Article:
Solo exhibition by Marleen Sleeuwits at the Onomatopee project-space.
Exhibition runs untill November 20th.
Is it possible for our direct sensual experience of a space to derive understanding from a different representation of space?
The solo exhibition On the Soft Edge of Space of Marleen Sleeuwits derives its title from her artists’ book, recently published by Onomatopee. Like the book, the exhibition is a stage on which space is placed at the centre by exploring it in a particular visual manner.
By means of architectural, site-specific interventions, Marleen Sleeuwits manipulates space’s artificial nature to put our sensual experience of space to the test. Although the site-specific works in the Onomatopee show merge into the space’s architecture, they remain individual, unrelated sculptural objects, as slight deformations of reality. This renders space itself contradictory – that is, like a tangible fata morgana. Her work tries to find a new horizon in these poetics.
Does this just create a widening of the existing space, or does she call it into question? Usually, spaces are created to serve man, but here space appears to impose a will of it’s own on reality. This gives rise to the question if we, in a functional space of a man-made architectural structure, can relate to the space’s autonomy itself. We may have to test this: put an ear to the wall and listen intently or put our hand on the floor to feel its temperature. Maybe we should do more to appropriate the perspective of the walls of the space we stand in, which determine the proportion of the vacuum radius around us – like a dancer toeing the edge of the dance floor with his eyes closed.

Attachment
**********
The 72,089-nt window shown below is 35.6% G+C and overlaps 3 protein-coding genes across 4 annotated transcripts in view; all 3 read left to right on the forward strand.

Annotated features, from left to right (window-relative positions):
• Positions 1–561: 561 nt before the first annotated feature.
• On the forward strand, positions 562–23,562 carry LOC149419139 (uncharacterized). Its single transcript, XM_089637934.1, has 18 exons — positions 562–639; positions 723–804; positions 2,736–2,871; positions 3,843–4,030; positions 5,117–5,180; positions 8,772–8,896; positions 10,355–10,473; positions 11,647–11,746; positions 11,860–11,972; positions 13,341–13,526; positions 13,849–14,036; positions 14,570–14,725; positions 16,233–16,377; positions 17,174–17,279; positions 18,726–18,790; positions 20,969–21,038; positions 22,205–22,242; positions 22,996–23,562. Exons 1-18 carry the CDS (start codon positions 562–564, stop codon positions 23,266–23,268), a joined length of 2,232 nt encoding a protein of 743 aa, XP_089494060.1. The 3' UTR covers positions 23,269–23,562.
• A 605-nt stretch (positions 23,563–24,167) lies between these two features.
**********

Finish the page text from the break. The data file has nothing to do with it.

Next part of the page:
The site-specific play with space, in space, is supplemented with the presentation of a number of photo works, which render the sensual side of reality abstract, like a script. And finally you can explore the book, which again plays with various perspectives: the page margins, the edges of walls in a photographed scale model, the frames of the works in the scale model et cetera.
Visual artist Marleen Sleeuwits (1980) is particularly interested in the illusory character of depicted spaces. Or to put it more precisely: in and with her work she creates situations in which the viewer is confused by a realistic looking rendering of a space which is in itself entirely artificial. She draws her inspiration from anonymous work and living environments and places through which we move, without any identity of their own, which could be anywhere and nowhere: offices, hotels, airports, etc., where artificial light creates an atmosphere on which time has no hold. In her more recent work Sleeuwits builds new spaces (or sculptures) with materials from such spaces, such as laminate, dropped ceilings, parquet strips and fluorescent tubes, which she then photographs.** Her photographs, sculpture and installations are on show regularly, for example in recent exhibitions at the FeldbuschWiesner Gallery in Berlin, LhGWR Gallery in The Hague, and also at the Nederlands Fotomuseum in Rotterdam and at the museum Het Valkhof in Nijmegen.
* Text Freek Lomme
** Text Frist Giersberg